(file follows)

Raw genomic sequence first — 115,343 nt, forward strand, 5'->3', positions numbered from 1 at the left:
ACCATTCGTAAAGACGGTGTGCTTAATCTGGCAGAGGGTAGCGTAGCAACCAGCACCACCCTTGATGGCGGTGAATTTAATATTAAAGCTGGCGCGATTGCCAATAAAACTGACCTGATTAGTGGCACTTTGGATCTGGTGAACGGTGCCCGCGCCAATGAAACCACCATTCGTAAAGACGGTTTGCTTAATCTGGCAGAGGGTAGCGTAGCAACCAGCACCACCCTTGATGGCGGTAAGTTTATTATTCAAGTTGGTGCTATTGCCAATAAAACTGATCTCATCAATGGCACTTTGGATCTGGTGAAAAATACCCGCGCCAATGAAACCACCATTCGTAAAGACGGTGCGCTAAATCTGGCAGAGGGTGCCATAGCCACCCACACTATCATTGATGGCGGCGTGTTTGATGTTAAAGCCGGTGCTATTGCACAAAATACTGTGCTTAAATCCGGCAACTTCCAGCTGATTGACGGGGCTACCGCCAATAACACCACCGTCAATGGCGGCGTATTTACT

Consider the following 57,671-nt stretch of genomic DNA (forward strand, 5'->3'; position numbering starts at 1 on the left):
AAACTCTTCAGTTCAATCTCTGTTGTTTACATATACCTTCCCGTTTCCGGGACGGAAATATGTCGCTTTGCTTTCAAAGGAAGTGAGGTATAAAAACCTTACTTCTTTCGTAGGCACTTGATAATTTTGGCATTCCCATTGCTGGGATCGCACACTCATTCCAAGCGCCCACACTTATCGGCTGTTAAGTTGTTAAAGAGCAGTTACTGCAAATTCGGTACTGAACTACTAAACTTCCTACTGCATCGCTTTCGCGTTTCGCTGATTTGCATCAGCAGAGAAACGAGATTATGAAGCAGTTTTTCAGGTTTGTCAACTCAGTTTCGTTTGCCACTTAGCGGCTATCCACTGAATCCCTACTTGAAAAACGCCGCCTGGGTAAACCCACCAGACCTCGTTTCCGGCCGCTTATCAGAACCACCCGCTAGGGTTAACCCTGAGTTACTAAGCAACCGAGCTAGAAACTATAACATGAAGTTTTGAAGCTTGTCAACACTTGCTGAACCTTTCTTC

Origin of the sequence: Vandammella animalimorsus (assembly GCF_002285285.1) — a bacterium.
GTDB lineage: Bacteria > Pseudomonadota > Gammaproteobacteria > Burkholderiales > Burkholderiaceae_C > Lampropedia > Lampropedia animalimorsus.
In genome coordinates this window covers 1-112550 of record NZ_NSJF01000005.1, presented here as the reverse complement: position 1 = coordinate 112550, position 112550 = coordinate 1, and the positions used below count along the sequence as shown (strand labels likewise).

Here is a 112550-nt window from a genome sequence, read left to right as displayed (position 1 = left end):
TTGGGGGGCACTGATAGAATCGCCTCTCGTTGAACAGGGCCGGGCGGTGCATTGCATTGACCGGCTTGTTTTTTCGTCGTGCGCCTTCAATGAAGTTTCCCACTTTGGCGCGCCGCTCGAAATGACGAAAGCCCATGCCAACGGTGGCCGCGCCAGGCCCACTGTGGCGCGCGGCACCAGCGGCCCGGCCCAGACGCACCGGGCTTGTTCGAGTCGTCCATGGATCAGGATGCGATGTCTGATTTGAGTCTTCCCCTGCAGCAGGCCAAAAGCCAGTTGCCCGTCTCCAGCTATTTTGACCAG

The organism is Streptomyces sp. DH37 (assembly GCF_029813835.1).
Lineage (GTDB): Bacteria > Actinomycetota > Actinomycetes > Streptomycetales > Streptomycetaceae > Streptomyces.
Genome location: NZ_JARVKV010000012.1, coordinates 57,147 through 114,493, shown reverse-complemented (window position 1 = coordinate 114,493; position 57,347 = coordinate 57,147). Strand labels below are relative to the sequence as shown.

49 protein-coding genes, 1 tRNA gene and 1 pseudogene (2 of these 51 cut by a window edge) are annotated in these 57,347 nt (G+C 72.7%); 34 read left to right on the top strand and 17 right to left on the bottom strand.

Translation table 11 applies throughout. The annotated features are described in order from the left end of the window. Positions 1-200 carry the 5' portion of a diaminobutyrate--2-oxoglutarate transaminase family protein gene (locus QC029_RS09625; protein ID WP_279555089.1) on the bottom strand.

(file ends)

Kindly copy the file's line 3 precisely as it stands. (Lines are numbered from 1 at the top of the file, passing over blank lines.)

Consider the following 57,671-nt stretch of genomic DNA (forward strand, 5'->3'; position numbering starts at 1 on the left):